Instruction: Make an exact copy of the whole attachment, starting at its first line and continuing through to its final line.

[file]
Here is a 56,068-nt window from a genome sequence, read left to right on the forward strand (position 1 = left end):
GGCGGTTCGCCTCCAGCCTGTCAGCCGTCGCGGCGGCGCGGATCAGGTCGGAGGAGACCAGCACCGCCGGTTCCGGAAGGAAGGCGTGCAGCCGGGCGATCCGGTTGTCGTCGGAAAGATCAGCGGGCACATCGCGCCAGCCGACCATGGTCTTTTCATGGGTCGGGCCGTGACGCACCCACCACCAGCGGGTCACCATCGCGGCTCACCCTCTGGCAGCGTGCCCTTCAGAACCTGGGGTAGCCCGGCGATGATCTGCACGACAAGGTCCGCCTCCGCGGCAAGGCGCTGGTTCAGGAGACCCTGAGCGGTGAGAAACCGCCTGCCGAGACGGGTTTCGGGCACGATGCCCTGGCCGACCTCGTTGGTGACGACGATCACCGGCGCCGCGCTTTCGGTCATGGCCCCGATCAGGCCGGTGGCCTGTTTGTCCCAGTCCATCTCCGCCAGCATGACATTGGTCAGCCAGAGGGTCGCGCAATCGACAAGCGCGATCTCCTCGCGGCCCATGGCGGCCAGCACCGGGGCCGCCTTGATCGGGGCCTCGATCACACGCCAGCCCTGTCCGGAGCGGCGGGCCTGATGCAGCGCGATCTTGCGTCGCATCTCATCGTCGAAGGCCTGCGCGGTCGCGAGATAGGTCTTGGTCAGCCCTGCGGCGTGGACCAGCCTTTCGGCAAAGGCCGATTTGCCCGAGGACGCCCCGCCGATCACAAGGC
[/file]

Here is a 56,068-nt window from a genome sequence, read left to right on the forward strand (position 1 = left end):
GGCGGTTCGCCTCCAGCCTGTCAGCCGTCGCGGCGGCGCGGATCAGGTCGGAGGAGACCAGCACCGCCGGTTCCGGAAGGAAGGCGTGCAGCCGGGCGATCCGGTTGTCGTCGGAAAGATCAGCGGGCACATCGCGCCAGCCGACCATGGTCTTTTCATGGGTCGGGCCGTGACGCACCCACCACCAGCGGGTCACCATCGCGGCTCACCCTCTGGCAGCGTGCCCTTCAGAACCTGGGGTAGCCCGGCGATGATCTGCACGACAAGGTCCGCCTCCGCGGCAAGGCGCTGGTTCAGGAGACCCTGAGCGGTGAGAAACCGCCTGCCGAGACGGGTTTCGGGCACGATGCCCTGGCCGACCTCGTTGGTGACGACGATCACCGGCGCCGCGCTTTCGGTCATGGCCCCGATCAGGCCGGTGGCCTGTTTGTCCCAGTCCATCTCCGCCAGCATGACATTGGTCAGCCAGAGGGTCGCGCAATCGACAAGCGCGATCTCCTCGCGGCCCATGGCGGCCAGCACCGGGGCCGCCTTGATCGGGGCCTCGATCACACGCCAGCCCTGTCCGGAGCGGCGGGCCTGATGCAGCGCGATCTTGCGTCGCATCTCATCGTCGAAGGCCTGCGCGGTCGCGAGATAGGTCTTGGTCAGCCCTGCGGCGTGGACCAGCCTTTCGGCAAAGGCCGATTTGCCCGAGGACGCCCCGCCGATCACAAGGC